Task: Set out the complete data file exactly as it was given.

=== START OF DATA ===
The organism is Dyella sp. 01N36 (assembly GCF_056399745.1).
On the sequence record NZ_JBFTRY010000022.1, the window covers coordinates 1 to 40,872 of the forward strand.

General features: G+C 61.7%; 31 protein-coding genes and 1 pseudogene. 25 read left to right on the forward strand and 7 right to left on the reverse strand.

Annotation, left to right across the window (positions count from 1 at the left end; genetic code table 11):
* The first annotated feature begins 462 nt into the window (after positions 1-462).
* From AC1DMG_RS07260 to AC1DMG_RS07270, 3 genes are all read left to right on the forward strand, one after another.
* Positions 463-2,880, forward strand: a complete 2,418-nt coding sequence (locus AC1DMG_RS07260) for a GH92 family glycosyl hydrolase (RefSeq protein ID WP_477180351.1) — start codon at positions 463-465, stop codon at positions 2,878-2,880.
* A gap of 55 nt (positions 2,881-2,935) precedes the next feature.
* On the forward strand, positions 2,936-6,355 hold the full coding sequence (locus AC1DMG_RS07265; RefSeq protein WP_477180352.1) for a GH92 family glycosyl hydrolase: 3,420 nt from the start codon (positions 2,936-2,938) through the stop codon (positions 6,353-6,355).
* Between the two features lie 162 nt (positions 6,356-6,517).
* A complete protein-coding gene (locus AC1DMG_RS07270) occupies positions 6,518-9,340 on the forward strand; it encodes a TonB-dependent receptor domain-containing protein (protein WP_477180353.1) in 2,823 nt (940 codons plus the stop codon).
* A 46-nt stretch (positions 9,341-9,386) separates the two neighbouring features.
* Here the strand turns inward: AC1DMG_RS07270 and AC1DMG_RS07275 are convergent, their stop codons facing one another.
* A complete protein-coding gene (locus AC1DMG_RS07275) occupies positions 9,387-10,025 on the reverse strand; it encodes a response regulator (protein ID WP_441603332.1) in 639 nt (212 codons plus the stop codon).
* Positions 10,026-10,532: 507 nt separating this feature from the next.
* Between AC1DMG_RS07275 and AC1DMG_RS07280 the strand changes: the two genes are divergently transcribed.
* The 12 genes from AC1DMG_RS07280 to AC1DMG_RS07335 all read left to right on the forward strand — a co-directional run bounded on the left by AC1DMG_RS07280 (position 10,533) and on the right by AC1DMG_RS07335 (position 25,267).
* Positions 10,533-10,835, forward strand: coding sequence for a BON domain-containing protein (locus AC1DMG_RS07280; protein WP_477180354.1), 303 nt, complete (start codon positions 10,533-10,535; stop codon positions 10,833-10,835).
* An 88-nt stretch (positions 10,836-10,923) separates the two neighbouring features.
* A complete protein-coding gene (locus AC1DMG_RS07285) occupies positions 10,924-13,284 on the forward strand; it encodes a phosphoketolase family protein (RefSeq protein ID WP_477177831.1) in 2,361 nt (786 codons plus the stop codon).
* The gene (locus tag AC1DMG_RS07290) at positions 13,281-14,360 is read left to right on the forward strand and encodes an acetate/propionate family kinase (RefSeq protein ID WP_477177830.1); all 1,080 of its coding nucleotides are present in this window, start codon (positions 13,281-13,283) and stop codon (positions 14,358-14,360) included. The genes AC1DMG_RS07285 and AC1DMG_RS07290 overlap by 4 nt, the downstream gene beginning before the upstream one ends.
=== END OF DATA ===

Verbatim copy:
The organism is Dyella sp. 01N36 (assembly GCF_056399745.1).
On the sequence record NZ_JBFTRY010000022.1, the window covers coordinates 1 to 40,872 of the forward strand.

General features: G+C 61.7%; 31 protein-coding genes and 1 pseudogene. 25 read left to right on the forward strand and 7 right to left on the reverse strand.

Annotation, left to right across the window (positions count from 1 at the left end; genetic code table 11):
* The first annotated feature begins 462 nt into the window (after positions 1-462).
* From AC1DMG_RS07260 to AC1DMG_RS07270, 3 genes are all read left to right on the forward strand, one after another.
* Positions 463-2,880, forward strand: a complete 2,418-nt coding sequence (locus AC1DMG_RS07260) for a GH92 family glycosyl hydrolase (RefSeq protein ID WP_477180351.1) — start codon at positions 463-465, stop codon at positions 2,878-2,880.
* A gap of 55 nt (positions 2,881-2,935) precedes the next feature.
* On the forward strand, positions 2,936-6,355 hold the full coding sequence (locus AC1DMG_RS07265; RefSeq protein WP_477180352.1) for a GH92 family glycosyl hydrolase: 3,420 nt from the start codon (positions 2,936-2,938) through the stop codon (positions 6,353-6,355).
* Between the two features lie 162 nt (positions 6,356-6,517).
* A complete protein-coding gene (locus AC1DMG_RS07270) occupies positions 6,518-9,340 on the forward strand; it encodes a TonB-dependent receptor domain-containing protein (protein WP_477180353.1) in 2,823 nt (940 codons plus the stop codon).
* A 46-nt stretch (positions 9,341-9,386) separates the two neighbouring features.
* Here the strand turns inward: AC1DMG_RS07270 and AC1DMG_RS07275 are convergent, their stop codons facing one another.
* A complete protein-coding gene (locus AC1DMG_RS07275) occupies positions 9,387-10,025 on the reverse strand; it encodes a response regulator (protein ID WP_441603332.1) in 639 nt (212 codons plus the stop codon).
* Positions 10,026-10,532: 507 nt separating this feature from the next.
* Between AC1DMG_RS07275 and AC1DMG_RS07280 the strand changes: the two genes are divergently transcribed.
* The 12 genes from AC1DMG_RS07280 to AC1DMG_RS07335 all read left to right on the forward strand — a co-directional run bounded on the left by AC1DMG_RS07280 (position 10,533) and on the right by AC1DMG_RS07335 (position 25,267).
* Positions 10,533-10,835, forward strand: coding sequence for a BON domain-containing protein (locus AC1DMG_RS07280; protein WP_477180354.1), 303 nt, complete (start codon positions 10,533-10,535; stop codon positions 10,833-10,835).
* An 88-nt stretch (positions 10,836-10,923) separates the two neighbouring features.
* A complete protein-coding gene (locus AC1DMG_RS07285) occupies positions 10,924-13,284 on the forward strand; it encodes a phosphoketolase family protein (RefSeq protein ID WP_477177831.1) in 2,361 nt (786 codons plus the stop codon).
* The gene (locus tag AC1DMG_RS07290) at positions 13,281-14,360 is read left to right on the forward strand and encodes an acetate/propionate family kinase (RefSeq protein ID WP_477177830.1); all 1,080 of its coding nucleotides are present in this window, start codon (positions 13,281-13,283) and stop codon (positions 14,358-14,360) included. The genes AC1DMG_RS07285 and AC1DMG_RS07290 overlap by 4 nt, the downstream gene beginning before the upstream one ends.